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Joe Pompliano is the Founder of Huddle Up, a media platform and newsletter that breaks down the money and business behind sports. With over 185K followers on Twitter, Joe is a prominent source in the business of sports.
Despite COVID-19 clearing out stadiums and testing the entire economic model that professional sports were built on, both individual leagues and teams have proven to be strong and resilient assets over the last 12 months.
Here are a few examples:
But with valuations continuing to rise globally, and teams like the New York Yankees and Dallas Cowboys now worth almost $7 billion each, the real question becomes:
How do professional sports teams even make money?
Below, I’ll run through each revenue-generating line item, including growing media rights, ticket sales, concessions, merchandise, sponsorships, and licensing deals.
(Image Credit / FIFA)
Despite U.S. cable providers expected to lose more than 1/3 of their pay-TV subscriber base by 2025 due to cable cutting, sports leagues worldwide — think NFL, NBA, MLB, Premier League, La Liga, etc. — have seen a massive increase in their broadcasting rights.
For example, not only did the NFL recently sign 10-year, $100 billion-plus broadcasting agreements with various networks — an almost 100% increase over their last deal — collectively, more than $50 billion is spent annually on sports media rights globally.
Even more interesting?
Estimates from Rethink Research suggest that the rise in streaming services like Amazon Prime Video, Hulu TV, and more will drive global revenue from sports media rights to $85 billion by 2025 — that’s a 75% increase compared to 2018.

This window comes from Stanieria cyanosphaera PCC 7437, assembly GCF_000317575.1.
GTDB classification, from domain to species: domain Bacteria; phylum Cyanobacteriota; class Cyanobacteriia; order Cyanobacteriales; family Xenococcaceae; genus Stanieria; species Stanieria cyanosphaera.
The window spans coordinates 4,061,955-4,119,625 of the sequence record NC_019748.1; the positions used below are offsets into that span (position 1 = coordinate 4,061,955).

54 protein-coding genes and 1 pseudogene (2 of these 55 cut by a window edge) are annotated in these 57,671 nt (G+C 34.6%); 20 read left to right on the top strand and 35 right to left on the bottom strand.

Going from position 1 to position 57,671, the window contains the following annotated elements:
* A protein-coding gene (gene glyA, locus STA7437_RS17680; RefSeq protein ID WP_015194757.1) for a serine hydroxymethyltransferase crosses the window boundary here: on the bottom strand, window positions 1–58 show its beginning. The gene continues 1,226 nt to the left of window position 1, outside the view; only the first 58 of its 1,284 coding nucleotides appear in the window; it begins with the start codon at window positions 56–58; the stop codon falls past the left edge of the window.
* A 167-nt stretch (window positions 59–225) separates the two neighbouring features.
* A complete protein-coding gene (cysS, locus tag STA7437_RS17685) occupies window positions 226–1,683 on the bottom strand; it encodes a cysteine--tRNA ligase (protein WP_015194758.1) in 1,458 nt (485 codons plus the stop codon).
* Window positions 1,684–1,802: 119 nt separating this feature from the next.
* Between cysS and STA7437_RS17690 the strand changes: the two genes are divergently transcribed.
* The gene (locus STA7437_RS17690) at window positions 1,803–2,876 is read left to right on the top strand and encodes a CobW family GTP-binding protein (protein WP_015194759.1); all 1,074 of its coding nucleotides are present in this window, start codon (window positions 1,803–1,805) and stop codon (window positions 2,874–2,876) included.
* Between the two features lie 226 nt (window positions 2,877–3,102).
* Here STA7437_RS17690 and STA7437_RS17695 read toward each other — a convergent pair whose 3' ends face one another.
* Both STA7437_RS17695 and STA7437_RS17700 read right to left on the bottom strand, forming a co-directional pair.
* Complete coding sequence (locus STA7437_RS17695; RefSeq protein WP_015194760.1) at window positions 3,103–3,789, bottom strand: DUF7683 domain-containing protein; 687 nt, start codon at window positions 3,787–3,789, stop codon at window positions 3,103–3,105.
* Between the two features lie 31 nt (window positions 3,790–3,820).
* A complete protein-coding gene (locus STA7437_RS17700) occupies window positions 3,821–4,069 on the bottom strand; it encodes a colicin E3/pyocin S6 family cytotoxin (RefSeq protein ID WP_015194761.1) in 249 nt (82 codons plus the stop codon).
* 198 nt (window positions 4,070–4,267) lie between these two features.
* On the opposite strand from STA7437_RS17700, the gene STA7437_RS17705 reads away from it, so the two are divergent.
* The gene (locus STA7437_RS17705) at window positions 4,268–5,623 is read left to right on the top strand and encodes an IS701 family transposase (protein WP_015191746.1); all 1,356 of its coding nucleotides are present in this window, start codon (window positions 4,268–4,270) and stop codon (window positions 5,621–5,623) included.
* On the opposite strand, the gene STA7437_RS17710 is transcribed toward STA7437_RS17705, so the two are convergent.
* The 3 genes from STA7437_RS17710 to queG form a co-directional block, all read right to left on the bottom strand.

Bottom Line: Broadcasting and media rights are the single greatest revenue driver for virtually every major professional sports league globally.
(Image Credit / Los Angeles Rams)
While in-person, fan-centric revenue items like ticket sales, concessions, and merchandise are typically overshadowed by massive broadcasting agreements, the COVID-19 pandemic was a brutal reminder of just how important they are to the overall sports ecosystem.
Estimated COVID-19 Revenue Loss Due To No Attendance
The worst part?
Those figures only reflect losses in 2020 and will surely only compound as most professional sporting events worldwide are still being held with limited to no fans in attendance.
In total, depending on the professional sports league, anywhere from 10% to 40% of overall revenue comes from in-person-related items like tickets, concessions, merchandise, parking passes, and more.
(Image Credit / Liverpool)
Besides large media contracts and more tangible items like tickets and concessions, professional sports leagues and teams also make a large sum of money by selling companies the rights to sell items that represent their league or team.
Here are a few examples:
The point being, if an asset can be sponsored, labeled, and sold, whether it’s NFL stadium naming rights or a patch on an NBA jersey, professional sports teams and leagues will find a way to monetize it.
(Image Credit / USA Today)
Outside of the typical revenue streams that most sports fans generally tend to think about, the sports landscape is currently experiencing multiple macro-related tailwinds that will help grow the industry for years to come.
As mentioned previously, the addition of streaming services like Amazon Prime, Hulu TV, and more are expected to continue to fundamentally shift the supply and demand equation for sports media rights — ultimately driving prices even higher over time.
Another one? Sports betting.
For example, only 27% of the US population currently has access to legal mobile sports betting in their state, which Macquarie believes will move all the way to 96% by 2025.
As legal sports betting continues to be legalized across the country, new revenue opportunities for professional sports teams and leagues will become available.
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